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The Complete Works of Charles Lamb: Containing His Letters, Essays, Poems ...
No preview available - 2015
admiration affection appeared beauty believe character Coleridge comes common dear death delight dream expression eyes face fancy fear feel give gone half hand head hear heard heart hope interest keep kind lady Lamb Lamb's late leave less letter light lines live London look manner Mary matter mean memory mind Miss morning nature never night once passed perhaps person play pleasant pleasure poem poet poetry poor present pretty Quaker reason received remember scarce seems seen sense sister sometimes sort Southey speak spirit stand sweet tell thank things thou thought tion took true truth turn verses volume walk week whole wish Wordsworth write written young
Page 342 - I behold like a Spanish great galleon, and an English man-of-war ; Master Jonson (like the former) was built far higher in learning ; solid, but slow in his performances. Shakespeare with the English man-ofwar, lesser in bulk, but lighter in sailing, could turn with all tides, tack about and take advantage of all winds, by the quickness of his wit and invention.
Page 404 - Thus this custom of firing houses continued till in process of time, says my manuscript, a sage arose, like our Locke, who made a discovery, that the flesh of swine, or indeed of any other animal, might be cooked (burnt, as they called it) without the necessity of consuming a whole house to dress it. Then first began the rude form of a gridiron.
Page 392 - I explained to them what coyness, and difficulty, and denial meant in maidens — when suddenly, turning to Alice, the soul of the first Alice looked out at her eyes with such a reality of re-presentment, that I became in doubt which of them stood there before me, or whose that bright hair was, — and while I stood gazing, both the children gradually grew fainter...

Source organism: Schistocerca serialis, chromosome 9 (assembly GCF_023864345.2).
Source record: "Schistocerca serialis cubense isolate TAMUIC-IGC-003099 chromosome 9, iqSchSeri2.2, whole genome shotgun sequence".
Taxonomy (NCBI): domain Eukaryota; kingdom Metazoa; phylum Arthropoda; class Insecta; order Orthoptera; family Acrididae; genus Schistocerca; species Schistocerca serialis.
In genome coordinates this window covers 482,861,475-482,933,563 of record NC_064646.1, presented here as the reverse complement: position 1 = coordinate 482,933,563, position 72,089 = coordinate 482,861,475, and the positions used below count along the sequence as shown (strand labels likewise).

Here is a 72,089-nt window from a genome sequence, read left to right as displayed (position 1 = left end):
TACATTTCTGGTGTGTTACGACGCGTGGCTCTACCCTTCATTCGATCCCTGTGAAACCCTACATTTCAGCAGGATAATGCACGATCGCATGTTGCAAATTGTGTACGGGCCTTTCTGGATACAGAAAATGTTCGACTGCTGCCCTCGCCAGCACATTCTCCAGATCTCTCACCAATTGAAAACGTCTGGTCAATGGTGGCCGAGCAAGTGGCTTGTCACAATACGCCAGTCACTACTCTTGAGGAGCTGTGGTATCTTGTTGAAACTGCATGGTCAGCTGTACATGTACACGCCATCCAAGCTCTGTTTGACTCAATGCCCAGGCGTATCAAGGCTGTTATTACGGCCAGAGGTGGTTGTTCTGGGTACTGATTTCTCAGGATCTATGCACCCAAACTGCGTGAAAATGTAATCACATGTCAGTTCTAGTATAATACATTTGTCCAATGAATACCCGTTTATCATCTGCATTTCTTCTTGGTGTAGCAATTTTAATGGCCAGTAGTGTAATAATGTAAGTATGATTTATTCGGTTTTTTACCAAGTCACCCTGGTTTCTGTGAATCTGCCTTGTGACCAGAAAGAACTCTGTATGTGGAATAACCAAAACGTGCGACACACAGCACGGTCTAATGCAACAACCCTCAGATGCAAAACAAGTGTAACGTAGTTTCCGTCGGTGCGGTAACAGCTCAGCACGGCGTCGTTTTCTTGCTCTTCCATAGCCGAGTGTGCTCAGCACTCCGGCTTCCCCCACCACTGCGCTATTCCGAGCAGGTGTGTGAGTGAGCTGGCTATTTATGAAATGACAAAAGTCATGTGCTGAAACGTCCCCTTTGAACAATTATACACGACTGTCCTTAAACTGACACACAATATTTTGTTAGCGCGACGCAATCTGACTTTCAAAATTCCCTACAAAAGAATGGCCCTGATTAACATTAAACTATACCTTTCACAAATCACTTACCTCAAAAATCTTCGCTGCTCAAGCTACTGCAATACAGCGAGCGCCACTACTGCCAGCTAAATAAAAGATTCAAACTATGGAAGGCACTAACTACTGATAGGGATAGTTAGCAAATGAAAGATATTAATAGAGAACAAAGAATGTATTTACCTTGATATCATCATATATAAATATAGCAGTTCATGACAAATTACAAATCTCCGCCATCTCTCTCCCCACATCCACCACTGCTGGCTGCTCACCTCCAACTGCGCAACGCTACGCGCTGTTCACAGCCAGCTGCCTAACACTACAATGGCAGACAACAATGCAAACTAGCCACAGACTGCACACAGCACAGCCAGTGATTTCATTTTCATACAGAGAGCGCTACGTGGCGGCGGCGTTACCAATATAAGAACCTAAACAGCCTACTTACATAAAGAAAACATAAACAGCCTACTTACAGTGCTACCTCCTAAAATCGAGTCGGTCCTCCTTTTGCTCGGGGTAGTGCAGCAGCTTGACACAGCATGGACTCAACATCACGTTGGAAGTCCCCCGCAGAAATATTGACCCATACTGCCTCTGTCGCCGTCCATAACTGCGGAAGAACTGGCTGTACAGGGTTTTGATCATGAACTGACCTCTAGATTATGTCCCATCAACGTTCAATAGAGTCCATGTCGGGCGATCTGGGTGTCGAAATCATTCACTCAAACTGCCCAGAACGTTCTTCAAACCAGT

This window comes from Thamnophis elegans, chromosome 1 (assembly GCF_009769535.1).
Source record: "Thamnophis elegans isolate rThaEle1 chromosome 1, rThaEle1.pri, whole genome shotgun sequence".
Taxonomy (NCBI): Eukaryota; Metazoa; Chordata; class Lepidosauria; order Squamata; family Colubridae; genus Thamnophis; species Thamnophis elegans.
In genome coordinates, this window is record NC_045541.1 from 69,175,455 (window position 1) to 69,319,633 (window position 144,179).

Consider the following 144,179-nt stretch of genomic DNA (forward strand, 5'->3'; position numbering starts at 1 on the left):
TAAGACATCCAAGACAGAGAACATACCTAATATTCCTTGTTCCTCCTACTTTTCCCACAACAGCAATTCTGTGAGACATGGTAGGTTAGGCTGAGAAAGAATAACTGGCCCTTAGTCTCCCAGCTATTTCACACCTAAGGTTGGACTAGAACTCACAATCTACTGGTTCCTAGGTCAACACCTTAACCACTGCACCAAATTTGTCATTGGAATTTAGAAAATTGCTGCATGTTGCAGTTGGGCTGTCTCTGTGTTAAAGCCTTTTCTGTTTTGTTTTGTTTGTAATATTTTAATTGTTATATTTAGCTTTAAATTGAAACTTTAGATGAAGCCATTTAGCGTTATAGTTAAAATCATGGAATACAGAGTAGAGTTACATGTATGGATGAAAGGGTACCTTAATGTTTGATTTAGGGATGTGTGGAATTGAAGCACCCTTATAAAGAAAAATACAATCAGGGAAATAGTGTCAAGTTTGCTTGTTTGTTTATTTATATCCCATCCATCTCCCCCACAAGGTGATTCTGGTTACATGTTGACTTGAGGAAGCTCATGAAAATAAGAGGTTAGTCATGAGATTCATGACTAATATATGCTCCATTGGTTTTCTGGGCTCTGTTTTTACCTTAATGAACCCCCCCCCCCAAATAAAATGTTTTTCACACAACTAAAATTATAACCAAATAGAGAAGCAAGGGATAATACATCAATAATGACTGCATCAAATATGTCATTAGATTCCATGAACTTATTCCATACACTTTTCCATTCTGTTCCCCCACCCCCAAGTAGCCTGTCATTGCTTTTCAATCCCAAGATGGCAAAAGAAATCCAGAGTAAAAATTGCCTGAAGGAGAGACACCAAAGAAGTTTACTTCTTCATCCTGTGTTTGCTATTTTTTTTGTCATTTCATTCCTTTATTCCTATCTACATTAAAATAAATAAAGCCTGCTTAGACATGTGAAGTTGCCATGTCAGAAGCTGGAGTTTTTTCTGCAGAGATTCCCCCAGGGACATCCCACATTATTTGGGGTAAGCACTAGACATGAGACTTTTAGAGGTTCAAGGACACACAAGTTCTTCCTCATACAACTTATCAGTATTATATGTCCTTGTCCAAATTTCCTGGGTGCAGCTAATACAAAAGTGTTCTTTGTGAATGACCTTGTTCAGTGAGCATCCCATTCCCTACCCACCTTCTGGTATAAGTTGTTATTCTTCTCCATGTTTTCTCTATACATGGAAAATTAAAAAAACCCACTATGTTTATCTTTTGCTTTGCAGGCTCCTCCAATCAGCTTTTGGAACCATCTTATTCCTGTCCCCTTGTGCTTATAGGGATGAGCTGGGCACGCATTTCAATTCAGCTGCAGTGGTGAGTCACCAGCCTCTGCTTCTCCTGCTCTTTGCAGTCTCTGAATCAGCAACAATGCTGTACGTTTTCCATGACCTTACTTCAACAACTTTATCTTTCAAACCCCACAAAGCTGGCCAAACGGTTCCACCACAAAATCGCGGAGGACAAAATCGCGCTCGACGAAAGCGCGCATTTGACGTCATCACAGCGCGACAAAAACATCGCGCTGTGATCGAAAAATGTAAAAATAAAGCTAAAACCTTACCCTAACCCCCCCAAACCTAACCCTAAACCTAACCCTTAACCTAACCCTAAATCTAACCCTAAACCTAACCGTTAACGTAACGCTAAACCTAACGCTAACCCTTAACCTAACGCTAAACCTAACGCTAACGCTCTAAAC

Page 392 - I did not cry or take it to heart as some do, and as I think he would have done if I had died, yet I missed him all day long, and knew not till then how much I had loved him. I missed his kindness, and I missed his crossness, and wished him to be alive again, to be quarrelling with him, (for we quarrelled sometimes,) rather than not have him again...
Page 481 - ... keep brushed, since we have become rich and finical, give you half the honest vanity, with which you flaunted it about in that overworn suit — your old corbeau — for four or five weeks longer than you should have done, to pacify your conscience for the mighty sum of fifteen — or sixteen shillings was it ? — a great affair we thought it then — which you had lavished on the old folio. Now you can afford to buy any book that pleases you, but I do not see that you ever bring me home any...
Page 341 - Come back into memory, like as thou wert in the dayspring of thy fancies, with hope like a fiery column before thee — the dark pillar not yet turned — Samuel Taylor Coleridge — Logician, Metaphysician, Bard...
Page 543 - To move a horror skilfully, to touch a soul to the quick, to lay upon fear as much as it can bear, to wean and weary a life till it is ready to drop, and then step in with mortal instruments to take its last forfeit : this only a Webster can do. Inferior geniuses may "upon horror's head horrors accumulate,
Page 405 - Behold him, while he is doing - it seemeth rather a refreshing warmth, than a scorching heat, that he is so passive to. How equably he twirleth round the string! - Now he is just done. To see the extreme sensibility of that tender age, he hath wept out his pretty eyes - radiant jellies - shooting stars.
Page 428 - He is known by his knock. Your heart telleth you, "That is Mr. ." A rap, between familiarity and respect; that demands, and, at the same time, seems to despair of, entertainment. He entereth smiling and — embarrassed. He holdeth out his hand to you to shake, and — draweth it back again. He casually looketh in about dinner-time — when the table is full.
Page 406 - I forget the decision. His sauce should be considered : decidedly, a few bread crumbs, done up with his liver and brains, and a dash of mild sage. But banish, dear Mrs. Cook, I beseech you, the whole onion tribe. Barbecue your whole hogs to your palate, steep them in shalots, stuff them out with plantations of the rank and guilty garlic ; you cannot poison them, or make them stronger than they are ; but consider, he is a weakling, — a flower.